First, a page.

You are right that Aaron has a personality and unique gifts that others would miss if they have poor attitudes and stereotypes. When caring people treat Aaron like an adult–he acts like one. If they baby him or do things for him, he can do for himself, then he loses skills and his self-dignity. Attitudes are everything.

      Thanks for being one of those caring people and treating Aaron like an adult. We need more people like you.

  • In my kid’s school they do this too. And again it’s for a day or so during first grade and then not again.

    However, I was struck by how this experience set them up for a difficult life lesson when a 7yo classmate was enduring chemotherapy and unable to walk visited in a wheelchair one day. How sensitive the kids were, how accepting and openly curious they were of her changed facial features, her lost hair and weak limbs. They were prepped for the experience and debriefed afterwards giving them plenty of time to think through the whole experience both from their perspective *and hers.* She sadly lost her life and we had more sessions processing that experience too. These inclusion lessons come to us from many angles.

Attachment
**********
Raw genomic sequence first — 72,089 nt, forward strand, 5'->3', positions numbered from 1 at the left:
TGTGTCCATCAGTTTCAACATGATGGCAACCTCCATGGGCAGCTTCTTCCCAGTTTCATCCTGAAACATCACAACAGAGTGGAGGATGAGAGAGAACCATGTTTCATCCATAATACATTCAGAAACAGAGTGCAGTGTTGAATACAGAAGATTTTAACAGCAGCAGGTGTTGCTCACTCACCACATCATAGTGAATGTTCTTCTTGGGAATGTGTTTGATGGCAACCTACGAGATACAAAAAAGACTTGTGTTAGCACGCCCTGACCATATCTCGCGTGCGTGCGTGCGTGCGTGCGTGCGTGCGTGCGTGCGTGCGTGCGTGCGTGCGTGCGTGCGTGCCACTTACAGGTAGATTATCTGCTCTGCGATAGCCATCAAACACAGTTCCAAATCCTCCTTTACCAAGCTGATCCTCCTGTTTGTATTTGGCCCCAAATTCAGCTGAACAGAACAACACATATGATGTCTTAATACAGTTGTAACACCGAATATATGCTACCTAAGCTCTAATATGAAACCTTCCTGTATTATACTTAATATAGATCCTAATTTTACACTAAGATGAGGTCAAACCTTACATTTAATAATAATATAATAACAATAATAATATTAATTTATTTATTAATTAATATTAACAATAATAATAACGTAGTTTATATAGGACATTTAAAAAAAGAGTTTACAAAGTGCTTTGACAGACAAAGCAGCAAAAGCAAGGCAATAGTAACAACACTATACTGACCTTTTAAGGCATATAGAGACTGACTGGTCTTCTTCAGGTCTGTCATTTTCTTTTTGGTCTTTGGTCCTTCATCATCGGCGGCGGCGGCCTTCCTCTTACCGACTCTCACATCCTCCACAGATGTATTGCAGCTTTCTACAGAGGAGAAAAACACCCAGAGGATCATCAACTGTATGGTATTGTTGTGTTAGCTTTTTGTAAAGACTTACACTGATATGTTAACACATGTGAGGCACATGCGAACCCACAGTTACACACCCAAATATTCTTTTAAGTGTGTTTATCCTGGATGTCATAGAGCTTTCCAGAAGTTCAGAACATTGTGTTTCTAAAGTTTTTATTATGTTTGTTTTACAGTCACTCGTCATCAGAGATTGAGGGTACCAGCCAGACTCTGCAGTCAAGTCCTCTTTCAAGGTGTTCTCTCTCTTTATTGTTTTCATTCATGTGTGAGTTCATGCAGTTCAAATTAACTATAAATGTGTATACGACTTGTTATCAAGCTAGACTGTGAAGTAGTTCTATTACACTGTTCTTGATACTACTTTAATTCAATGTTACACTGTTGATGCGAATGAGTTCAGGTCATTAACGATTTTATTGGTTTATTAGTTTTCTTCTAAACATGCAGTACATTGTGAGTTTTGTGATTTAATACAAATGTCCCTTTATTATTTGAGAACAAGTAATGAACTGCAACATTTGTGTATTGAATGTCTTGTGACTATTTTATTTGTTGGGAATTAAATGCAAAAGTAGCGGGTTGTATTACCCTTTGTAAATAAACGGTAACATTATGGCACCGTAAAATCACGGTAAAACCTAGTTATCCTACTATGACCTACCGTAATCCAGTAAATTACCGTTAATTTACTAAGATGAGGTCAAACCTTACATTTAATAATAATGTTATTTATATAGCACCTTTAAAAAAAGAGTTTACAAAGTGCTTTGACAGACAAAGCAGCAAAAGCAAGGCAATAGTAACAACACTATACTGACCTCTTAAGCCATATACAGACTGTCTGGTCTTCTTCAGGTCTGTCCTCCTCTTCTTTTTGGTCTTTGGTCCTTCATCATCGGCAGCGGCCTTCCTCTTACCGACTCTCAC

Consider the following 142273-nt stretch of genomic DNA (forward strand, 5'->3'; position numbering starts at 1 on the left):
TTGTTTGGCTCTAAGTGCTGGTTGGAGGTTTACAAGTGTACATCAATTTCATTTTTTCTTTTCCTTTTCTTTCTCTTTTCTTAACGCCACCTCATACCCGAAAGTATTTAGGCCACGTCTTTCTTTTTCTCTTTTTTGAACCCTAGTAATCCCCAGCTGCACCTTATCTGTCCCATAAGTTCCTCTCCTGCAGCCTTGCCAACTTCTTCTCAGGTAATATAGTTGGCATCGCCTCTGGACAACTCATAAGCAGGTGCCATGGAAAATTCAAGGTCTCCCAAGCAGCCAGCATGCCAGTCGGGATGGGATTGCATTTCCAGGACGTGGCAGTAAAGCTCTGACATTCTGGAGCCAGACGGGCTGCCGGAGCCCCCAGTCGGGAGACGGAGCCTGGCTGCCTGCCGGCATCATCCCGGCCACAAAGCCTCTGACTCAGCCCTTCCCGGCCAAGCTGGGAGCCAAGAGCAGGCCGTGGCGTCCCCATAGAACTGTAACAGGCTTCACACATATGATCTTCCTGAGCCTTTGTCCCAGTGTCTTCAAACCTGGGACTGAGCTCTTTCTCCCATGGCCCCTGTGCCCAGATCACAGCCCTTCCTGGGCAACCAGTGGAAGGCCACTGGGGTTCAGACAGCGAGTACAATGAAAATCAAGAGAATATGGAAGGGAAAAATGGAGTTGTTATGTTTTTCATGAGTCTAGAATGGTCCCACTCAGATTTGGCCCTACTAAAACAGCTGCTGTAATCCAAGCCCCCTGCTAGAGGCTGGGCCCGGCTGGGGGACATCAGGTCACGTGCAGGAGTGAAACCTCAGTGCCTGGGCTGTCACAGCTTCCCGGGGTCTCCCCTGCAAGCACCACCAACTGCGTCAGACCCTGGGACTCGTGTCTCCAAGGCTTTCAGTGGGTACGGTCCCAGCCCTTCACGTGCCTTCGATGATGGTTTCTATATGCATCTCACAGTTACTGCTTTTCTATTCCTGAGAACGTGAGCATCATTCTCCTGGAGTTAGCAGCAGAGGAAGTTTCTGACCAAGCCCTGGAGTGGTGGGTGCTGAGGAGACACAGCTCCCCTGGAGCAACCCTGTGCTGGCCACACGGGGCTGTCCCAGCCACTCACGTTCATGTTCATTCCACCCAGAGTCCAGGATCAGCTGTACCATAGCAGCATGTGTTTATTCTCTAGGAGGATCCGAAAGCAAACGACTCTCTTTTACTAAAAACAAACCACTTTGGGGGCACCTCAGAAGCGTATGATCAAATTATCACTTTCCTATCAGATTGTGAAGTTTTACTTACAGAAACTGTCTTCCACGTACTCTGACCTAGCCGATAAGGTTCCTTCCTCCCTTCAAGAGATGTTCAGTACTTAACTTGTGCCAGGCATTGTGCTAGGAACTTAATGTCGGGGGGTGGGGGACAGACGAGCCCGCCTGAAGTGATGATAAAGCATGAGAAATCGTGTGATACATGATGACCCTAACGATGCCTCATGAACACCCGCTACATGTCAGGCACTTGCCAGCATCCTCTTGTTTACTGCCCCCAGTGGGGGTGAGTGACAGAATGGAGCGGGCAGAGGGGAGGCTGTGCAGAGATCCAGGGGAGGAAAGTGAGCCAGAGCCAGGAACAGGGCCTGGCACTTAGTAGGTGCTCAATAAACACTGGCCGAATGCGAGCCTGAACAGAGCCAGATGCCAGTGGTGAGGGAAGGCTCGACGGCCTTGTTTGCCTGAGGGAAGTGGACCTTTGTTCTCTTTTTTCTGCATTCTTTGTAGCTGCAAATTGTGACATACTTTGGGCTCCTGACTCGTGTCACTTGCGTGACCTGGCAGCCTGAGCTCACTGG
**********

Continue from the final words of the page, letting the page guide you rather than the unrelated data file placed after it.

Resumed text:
Alison Golden recently posted..Warrior Woman Wrap-Up- One Year Ago

  • Leigh says:

    Love it! – should show this in every school at every grade level. I think we (as a society) need to cultivate a practice of respect for people with differences.

    The questions for me and we’ve brought this up before on CEM) is how do we do this is an environment where, for the last 100 years, behavioralism for the benefit of the few is the mechanism of our society.

    But you’re right, the only real remedy is to go out in real life and meet with, talk with, and experience first hand how others live.

    I am forever grateful that my elementary school in the early 80’s did a training day for the “regular” students when they started classes for the
    special students. The teachers came in and we had a fun assembly where the new special teachers taped up our fingers, blind folded us – and otherwise impaired us — It really was fun sensitivity training. Anyway, they only did that once and that’s a shame. But it think it’s a good practice – the zen of buttoning a shirt with no thumb!

    Anyway, sorry to ramble. Thanks for the post Mary. Cheers!

    • Mary E. Ulrich says:

      HI Leigh, you don’t ramble, you brought up some great points. I wish everyone would also see this video. I used to love the one with the music from “Mission” but I love hearing and seeing the people tell the story better.

      You reminded me of a friend, Nancy Kayes made a program called “Everybody counts” it was a wonderful introduction to people with different labels. Hope they are still using it.